Half of Soda Fountains Studied Squirt Fecal Bacteria

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Feel like a nice refreshing cold beverage at one of your favorite places? Be warned that whether you soda is self served or is served to you, almost half of all sodas dispensed from a sample of 30 machines in the Roanoke Valley in Virginia had coliform bacteria which is a bacteria banned in drinking water by the U.S. Environmental Protection Agency (EPA) because it indicates the possibility of fecal contamination.

“The EPA regulates our drinking supply, and there can be some bacteria, but one of the things that is not allowed is coliform bacteria,” said Renee D. Godard who is the co author of the study as well as apofessor of biology at Hollins.

“We can’t have that in our drinking supply. But they’re coming out of these soda fountain machines,” she said. The soda machines had turned into a bacteria metropolis with Escherichia coli (E. coli), species of Klebsiella, Staphylococcus, Stenotrophomonas, Candida, and Serratia.

“About 70 percent of the beverages had bacteria and 48 percent of them had coliform bacteria,” explained Godard, though only 20 percent of the sodas sampled had coliform bacteria that exceeded the EPA limit for drinking water.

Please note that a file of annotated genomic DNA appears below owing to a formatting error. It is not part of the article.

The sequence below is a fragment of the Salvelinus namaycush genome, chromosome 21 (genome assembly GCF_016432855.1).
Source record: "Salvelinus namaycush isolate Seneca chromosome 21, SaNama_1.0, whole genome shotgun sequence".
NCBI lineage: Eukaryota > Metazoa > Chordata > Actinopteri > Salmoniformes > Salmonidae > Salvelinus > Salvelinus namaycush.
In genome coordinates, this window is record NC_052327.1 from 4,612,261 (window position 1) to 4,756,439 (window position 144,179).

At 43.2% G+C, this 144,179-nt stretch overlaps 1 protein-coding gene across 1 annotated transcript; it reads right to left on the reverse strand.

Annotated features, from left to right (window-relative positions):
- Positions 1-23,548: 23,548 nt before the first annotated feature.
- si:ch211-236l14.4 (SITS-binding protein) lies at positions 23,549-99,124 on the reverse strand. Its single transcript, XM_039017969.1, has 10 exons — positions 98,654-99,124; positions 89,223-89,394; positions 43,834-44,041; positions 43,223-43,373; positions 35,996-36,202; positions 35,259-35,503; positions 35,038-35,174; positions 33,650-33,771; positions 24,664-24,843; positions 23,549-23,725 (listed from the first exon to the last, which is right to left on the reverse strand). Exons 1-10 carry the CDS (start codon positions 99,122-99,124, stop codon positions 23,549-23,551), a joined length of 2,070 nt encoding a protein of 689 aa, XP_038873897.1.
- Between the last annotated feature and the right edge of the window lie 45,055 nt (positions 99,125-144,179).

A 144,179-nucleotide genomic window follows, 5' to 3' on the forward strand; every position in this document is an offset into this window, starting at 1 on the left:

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The good news is that the tap water and ice from the machines didn’t test positive for bacteria, and the team was able to rule out the remote chance of a valley-wide contamination of the water supply.
The researchers tested a variety of brands soft drinks including diet, regular and water even water and discovered they were all contaminated leading Godard and her team to believe that it wasn’t the soda, but the machine that was growing bacteria.

Researchers are not sure where the bacteria came from and few people were observed in the restaurants touching the nozzles of the soda fountain machines and interviews with manages stated the nozzles were cleaned daily however, only manager reported rinsing the plastic tubing within the machines on a regular basis.

This leads Godard to think that it could only take one contamination of the nozzle for the bacteria to grow up into the plastic tubing and start spreading throughout the machine. “Our best guess is they’re actually establishing themselves on the lining of the plastic tubing. The reason we say that is in other areas, such as hospitals, it is known that bacteria can establish themselves on plastic tubing for machines,” said Godard.

Godard said she hopes the news will lead restaurant owners to rinse out their machines more often. “But my guess is that most restaurant owners wouldn’t have the vaguest idea about how to flush those machines, or that they would even need too,” she says.

Microbiologists not involved in the study weren’t surprised of coliform colonies in the soda fountain machines. “Wherever man is there will be representation of feces,” said Philip Tierno, director of Clinical Microbiology and Immunology at New York University Langone Medical Center. “We’re basically bathed in feces as a society,” he said.

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